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JOCKEY CLUB - "In talks on animal rights"
Posted 1 February 2002
In a surprise move yesterday, the Jockey Club offered to meet animals rights activists who are campaigning for the abolition of racing to discuss its policies for the welfare of horses.
A letter to the group Animal Aid from John Maxse, the Club's public relations director, also suggests that the two organisations "may have more in common than one might expect".
Animal Aid has been campaigning against racing in general - and the Grand National in particular - for several years. This year it claims to be organising "the biggest demonstration Aintree has ever seen" on the day of the race, April 6.
In his unsolicited - and unexpected - letter to Andrew Tyler, the group's director, Maxse points out that the Jockey Club "currently has positive working relationships with both the RSPCA and the ILPH (International League for the Protection of Horses)." These relationships, he says, "have been built up over time and are based on open dialogue and respect for the respective organisations' aims."
However, unlike the RSPCA and ILPH, which are concerned primarily with animal welfare, Animal Aid pursues the cause of animal rights. Its supporters believe that since horses cannot express an opinion, either way, it is fundamentally wrong to use them for sport, particularly when they run the risk of injury and death.
Maxse's letter to the group includes a document detailing the Club's work in such areas as racecourse safety, veterinary facilities and care for horses both during and after their racing careers.
"The welfare of the horse is of primary importance to the Jockey Club," he says, "[and] it seems that Animal Aid also places great importance on the welfare of the horse. Taking that into account, it appears possible that our two organisations have more in common than one might expect."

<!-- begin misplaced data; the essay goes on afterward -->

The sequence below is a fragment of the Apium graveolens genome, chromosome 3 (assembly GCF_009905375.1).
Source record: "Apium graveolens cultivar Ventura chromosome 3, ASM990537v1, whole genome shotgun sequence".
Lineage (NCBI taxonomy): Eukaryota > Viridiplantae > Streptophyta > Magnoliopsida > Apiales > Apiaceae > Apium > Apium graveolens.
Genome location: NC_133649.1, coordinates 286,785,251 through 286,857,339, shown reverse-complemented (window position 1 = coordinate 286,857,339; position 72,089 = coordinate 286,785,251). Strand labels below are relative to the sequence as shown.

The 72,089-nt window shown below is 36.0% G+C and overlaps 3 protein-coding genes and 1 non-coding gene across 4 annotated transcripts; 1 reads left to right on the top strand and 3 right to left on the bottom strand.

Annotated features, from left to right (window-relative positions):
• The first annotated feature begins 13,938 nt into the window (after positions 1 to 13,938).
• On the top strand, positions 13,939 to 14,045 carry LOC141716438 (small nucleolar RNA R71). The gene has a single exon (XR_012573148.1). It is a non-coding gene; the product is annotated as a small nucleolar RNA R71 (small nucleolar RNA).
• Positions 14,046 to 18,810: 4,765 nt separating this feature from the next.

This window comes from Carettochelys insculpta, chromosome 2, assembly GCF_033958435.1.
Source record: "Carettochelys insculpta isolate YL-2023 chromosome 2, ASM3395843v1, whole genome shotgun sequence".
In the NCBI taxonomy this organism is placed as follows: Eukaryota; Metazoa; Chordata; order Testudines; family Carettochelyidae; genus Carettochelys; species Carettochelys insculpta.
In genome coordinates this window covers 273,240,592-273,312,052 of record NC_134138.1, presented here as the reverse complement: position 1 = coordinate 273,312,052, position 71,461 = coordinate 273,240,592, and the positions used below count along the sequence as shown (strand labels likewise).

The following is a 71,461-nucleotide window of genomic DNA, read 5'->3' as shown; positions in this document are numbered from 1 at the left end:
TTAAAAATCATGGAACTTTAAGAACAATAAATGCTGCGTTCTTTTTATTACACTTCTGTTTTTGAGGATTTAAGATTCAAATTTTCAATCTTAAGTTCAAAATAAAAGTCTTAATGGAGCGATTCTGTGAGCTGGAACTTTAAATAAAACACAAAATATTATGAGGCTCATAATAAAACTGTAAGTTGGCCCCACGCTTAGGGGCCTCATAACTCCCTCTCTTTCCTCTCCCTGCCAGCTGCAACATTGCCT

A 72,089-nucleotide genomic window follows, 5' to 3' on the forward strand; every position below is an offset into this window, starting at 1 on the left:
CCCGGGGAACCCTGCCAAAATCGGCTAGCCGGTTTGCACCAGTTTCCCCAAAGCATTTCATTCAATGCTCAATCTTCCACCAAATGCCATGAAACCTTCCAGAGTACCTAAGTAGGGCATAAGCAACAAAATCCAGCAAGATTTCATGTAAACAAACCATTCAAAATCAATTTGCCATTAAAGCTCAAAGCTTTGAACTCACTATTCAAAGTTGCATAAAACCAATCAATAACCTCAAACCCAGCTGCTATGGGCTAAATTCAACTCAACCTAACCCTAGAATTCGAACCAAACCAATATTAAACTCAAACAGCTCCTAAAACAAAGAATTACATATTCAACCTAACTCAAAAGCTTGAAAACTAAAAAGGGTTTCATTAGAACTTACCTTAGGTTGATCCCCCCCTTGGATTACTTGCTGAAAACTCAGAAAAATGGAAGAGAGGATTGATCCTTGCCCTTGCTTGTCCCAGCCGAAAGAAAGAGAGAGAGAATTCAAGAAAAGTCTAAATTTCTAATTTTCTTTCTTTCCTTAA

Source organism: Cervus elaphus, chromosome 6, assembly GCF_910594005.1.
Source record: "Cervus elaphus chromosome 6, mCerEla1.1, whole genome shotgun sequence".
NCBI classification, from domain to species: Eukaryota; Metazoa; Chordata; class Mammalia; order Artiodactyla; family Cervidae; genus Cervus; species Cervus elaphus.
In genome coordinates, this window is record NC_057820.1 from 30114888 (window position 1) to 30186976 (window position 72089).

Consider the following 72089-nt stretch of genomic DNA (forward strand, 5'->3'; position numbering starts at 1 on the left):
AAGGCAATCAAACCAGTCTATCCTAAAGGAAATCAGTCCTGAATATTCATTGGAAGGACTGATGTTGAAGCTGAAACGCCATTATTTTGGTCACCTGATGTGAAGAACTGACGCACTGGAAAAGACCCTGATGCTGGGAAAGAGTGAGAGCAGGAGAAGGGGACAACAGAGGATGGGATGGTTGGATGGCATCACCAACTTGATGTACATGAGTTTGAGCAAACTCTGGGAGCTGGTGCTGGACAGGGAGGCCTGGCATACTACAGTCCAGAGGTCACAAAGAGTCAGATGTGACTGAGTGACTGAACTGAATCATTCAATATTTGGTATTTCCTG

Yet the Jockey Club's PR offensive seems unlikely to bring a halt to the Animal Aid campaign. The group's website includes claims that "every year around 300 horses are raced to death in Britain" and that "half the 8,000 foals bred each year never even see the starter's flag before they are put down".
The site also offers tickets for Animal Aid's Grand National demonstration at £5 a time, though the precise location of the protest has yet to be confirmed.
In response to Maxse, Tyler says that "Animal Aid would be happy to meet with the Jockey Club." However, he also insists that racing is "an exploitative sport that causes, by its very nature, immense equine suffering and significant premature mortality."
He also describes the Club's insistence that the safety of horses is of primary importance as "nauseating". Whether a meeting will actually take place, and how much common ground will be found, if it ever does, remains to be seen.
Red Marauder, who won the Grand National last year, and Paddy's Return, who took out nine horses when he veered riderless across the Canal Turn, were both among the names removed from the running for this year's event at the first declaration stage yesterday. Ever Blessed, the 1999 Hennessy Gold Cup winner, was also scratched.
A record total of 121 remain, including Moor Lane, the easy winner of the Great Yorkshire Chase last month and the general ante-post favourite for Aintree. It has yet to be decided whether the ride at Liverpool will be offered to Norman Williamson or Barry Fenton.